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Welcome Remarks for The Agitators: Three Friends Who Fought for Abolition and Women’s Rights

Greetings from the National Archives. I’m David Ferriero, Archivist of the United States, and it's my pleasure to welcome you to today’s virtual book talk with Dorothy Wickenden, author of The Agitators.

Before we begin, though, I’d like to tell you about two upcoming programs you can view on our YouTube channel.

Tomorrow, March 31, at 7 p.m. we’ll bring you a panel discussion titled “Overcoming Challenges: Women in the Military.” Journalist Soledad O’Brien will lead a discussion about the evolution of women’s roles and responsibilities in the U.S. Armed Forces. Joining O’Brien will be former Secretary of the Air Force Heather Wilson, retired Brigadier General Kristin K. French, and Lieutenant Madison Hovren.

And on Friday, April 2, at noon, we’ll hear from George William Van Cleve, author of Making a New American Constitution. In this book, Van Cleve explores flaws in the U.S. Constitution and proposes solutions for them.

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Archives and manuscript collections are often called “treasure troves.” Archivists, librarians, and curators take pride in seeing the materials in their care come to light and be used to share previously little-known episodes of history. In the case of our guest author, Dorothy Wickenden, an encounter with a collection of neglected letters unlocked a treasure of material leading to the story of three remarkable women. The letters written by Frances Seward, the wife of President Lincoln’s Secretary of State, led Wickenden to Martha Wright, and Martha’s writings led to Harriet Tubman.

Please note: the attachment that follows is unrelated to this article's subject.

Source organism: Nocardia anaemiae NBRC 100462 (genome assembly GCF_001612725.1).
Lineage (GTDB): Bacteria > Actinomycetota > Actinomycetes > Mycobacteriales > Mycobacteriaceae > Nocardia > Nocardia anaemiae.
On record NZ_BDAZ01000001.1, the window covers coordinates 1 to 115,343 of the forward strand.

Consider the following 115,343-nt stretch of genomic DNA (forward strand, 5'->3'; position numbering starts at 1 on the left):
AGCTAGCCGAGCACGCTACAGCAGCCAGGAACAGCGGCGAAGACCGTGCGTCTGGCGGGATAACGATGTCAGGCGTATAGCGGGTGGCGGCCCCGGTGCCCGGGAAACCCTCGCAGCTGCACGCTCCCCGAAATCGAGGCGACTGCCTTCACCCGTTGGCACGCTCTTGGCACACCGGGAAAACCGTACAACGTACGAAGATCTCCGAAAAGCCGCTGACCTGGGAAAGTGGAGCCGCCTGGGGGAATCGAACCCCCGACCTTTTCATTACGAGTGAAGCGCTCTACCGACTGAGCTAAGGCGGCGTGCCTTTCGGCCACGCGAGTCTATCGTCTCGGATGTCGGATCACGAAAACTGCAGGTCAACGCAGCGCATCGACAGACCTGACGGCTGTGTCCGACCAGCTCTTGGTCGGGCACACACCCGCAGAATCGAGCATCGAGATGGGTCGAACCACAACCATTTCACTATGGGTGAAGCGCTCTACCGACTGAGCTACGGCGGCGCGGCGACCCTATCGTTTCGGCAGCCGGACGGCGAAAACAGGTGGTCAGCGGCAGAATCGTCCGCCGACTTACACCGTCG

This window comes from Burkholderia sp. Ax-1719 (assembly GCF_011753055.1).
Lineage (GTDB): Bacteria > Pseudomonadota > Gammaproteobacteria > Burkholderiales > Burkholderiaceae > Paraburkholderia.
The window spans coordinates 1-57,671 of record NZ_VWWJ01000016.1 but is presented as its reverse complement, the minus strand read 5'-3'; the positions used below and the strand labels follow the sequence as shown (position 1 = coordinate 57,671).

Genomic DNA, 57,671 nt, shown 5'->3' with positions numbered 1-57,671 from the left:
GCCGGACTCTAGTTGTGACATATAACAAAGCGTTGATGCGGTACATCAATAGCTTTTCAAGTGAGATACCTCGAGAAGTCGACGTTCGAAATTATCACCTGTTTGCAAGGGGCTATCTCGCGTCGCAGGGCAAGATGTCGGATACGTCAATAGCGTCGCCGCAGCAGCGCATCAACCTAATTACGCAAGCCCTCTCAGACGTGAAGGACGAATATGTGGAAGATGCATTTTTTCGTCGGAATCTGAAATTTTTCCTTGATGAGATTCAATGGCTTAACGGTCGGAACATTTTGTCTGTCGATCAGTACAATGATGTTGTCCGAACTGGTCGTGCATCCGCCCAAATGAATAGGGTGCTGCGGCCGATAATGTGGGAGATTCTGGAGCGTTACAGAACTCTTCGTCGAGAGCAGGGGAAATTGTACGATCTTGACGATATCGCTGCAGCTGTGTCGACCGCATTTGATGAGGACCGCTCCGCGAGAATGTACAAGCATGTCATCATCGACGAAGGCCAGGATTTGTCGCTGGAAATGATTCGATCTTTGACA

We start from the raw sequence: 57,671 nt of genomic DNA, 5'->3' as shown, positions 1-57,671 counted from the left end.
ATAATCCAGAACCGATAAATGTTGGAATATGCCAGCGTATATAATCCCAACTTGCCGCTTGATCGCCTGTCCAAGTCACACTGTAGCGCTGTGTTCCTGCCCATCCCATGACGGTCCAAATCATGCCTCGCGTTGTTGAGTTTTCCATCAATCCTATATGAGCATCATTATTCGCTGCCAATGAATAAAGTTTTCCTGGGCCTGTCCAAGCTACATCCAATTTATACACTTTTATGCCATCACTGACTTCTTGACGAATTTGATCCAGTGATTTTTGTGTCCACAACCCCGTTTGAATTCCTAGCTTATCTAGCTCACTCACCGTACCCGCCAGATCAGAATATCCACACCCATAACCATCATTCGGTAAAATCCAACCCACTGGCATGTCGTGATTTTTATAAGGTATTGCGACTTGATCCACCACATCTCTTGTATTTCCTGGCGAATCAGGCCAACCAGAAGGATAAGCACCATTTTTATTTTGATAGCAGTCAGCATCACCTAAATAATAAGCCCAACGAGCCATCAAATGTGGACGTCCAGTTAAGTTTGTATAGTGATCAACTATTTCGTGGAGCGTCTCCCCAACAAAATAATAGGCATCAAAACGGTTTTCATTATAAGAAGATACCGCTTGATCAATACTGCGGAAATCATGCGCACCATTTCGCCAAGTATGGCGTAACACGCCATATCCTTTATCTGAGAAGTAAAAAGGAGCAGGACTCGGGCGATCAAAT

These three—the “agitators” of the title—bring their own perspectives on the critical issues of their time: slavery, women’s roles, the rights of women and Black Americans, and the Civil War.

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Dorothy Wickenden is the author of Nothing Daunted and The Agitators and has been the executive editor of The New Yorker since January 1996. She also writes for the magazine and is the moderator of its weekly podcast The Political Scene. A former Nieman Fellow at Harvard Wickenden was national affairs editor at Newsweek from 1993 to 1995, and before that was the longtime executive editor at The New Republic.

 Now let’s hear from Dorothy Wickenden. Thank you for joining us today.